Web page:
The failure to fully anticipate or prevent the 11 September 2001 (9/11) terrorist attacks and the failure to come close to correctly assessing the true state of Iraq’s Weapons of Mass Destruction (WMD) programmes both had catastrophic consequences. As a result, intelligence analysts have found their tradecraft subjected to the kind of public scrutiny previously reserved for the operational side of intelligence. In this environment a number of possible lessons have been suggested. This article discusses several of these and cautions that some are more apparent than real and that almost all proposed reforms contain within them the seeds of dilemmas that will need to be addressed if the reforms are to have optimum impact.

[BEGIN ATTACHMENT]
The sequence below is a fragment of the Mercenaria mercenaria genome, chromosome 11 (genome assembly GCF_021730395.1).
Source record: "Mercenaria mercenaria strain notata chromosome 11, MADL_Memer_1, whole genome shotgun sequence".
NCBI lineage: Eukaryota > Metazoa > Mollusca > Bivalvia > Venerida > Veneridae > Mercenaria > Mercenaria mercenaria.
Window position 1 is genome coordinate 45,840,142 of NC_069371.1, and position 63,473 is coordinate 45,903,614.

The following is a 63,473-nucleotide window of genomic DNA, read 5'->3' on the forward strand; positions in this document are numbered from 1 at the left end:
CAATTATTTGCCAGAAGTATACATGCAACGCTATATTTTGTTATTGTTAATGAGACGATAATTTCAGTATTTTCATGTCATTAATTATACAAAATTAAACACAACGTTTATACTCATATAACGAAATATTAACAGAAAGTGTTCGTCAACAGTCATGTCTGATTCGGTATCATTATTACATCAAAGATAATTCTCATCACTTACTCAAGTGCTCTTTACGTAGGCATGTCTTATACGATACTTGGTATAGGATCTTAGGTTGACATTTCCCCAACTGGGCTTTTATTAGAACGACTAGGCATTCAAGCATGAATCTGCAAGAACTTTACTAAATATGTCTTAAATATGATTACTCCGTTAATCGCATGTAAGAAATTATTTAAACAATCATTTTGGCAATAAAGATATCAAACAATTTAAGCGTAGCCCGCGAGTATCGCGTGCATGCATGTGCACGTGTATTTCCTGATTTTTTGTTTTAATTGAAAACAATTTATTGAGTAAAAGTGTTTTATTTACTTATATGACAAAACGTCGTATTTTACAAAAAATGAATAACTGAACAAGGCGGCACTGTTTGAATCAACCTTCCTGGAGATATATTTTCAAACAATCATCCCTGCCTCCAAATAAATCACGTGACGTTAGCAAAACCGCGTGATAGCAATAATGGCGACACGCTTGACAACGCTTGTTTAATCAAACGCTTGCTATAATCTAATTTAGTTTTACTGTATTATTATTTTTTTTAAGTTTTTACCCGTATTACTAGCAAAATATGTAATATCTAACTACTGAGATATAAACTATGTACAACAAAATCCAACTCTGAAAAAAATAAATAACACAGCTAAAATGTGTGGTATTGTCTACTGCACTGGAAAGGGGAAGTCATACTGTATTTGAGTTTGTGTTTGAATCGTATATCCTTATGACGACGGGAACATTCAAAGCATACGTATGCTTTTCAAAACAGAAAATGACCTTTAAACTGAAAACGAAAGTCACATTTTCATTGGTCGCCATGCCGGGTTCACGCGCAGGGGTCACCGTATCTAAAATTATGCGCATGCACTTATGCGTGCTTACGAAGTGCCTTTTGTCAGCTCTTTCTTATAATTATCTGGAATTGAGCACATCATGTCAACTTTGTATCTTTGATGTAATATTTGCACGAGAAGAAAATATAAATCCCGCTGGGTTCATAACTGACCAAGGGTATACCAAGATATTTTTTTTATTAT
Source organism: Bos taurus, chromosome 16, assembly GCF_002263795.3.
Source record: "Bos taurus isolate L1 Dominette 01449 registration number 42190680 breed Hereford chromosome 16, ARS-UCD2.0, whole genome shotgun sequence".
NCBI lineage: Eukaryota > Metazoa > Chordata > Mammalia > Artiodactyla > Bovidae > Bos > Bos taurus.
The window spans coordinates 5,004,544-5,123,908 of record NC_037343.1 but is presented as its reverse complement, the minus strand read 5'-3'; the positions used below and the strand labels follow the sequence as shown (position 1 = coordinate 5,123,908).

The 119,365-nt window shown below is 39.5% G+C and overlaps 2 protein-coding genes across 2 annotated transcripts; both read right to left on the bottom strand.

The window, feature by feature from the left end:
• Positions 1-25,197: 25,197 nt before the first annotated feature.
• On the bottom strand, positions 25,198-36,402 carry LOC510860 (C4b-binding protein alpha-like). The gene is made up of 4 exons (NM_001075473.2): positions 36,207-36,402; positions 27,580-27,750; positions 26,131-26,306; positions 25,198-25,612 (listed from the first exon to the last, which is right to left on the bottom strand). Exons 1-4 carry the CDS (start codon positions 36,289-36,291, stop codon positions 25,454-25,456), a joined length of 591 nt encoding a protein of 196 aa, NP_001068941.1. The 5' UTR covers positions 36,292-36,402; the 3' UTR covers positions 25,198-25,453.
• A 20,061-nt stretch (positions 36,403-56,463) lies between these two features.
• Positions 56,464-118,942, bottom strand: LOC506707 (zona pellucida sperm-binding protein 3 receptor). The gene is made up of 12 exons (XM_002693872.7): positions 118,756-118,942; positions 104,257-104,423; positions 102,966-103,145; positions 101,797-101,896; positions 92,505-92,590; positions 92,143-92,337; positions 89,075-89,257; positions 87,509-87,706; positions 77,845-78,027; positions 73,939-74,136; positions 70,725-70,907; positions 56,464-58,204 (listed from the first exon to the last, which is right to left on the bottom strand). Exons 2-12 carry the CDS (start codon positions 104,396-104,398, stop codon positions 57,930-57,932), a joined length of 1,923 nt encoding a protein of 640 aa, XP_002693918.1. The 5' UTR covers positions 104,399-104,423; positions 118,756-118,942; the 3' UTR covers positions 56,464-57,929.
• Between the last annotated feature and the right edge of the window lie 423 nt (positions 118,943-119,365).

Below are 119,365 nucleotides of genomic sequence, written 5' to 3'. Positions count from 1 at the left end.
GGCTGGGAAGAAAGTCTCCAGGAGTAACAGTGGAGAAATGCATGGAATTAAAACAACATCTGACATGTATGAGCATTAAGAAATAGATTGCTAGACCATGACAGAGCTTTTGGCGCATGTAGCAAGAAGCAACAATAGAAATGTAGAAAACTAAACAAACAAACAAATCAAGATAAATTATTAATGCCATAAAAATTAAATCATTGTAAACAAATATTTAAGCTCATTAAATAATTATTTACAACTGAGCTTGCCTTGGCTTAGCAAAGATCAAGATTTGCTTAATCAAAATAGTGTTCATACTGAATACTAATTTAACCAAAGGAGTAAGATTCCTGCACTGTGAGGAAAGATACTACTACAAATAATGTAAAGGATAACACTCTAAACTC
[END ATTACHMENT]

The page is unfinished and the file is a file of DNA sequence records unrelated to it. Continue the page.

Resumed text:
Posted in Asia Pacific, Defence, Federal, Governance, Information, Security and tagged 11 september 2011, 9/11, catastrophic consequences, correctly assess, Intelligence, intelligence analysis, intelligence analysts, Iraq, Mark Phythian, operational side of intelligence, optimum impact, public scrutiny, terrorist attack, weapons of mass destruction.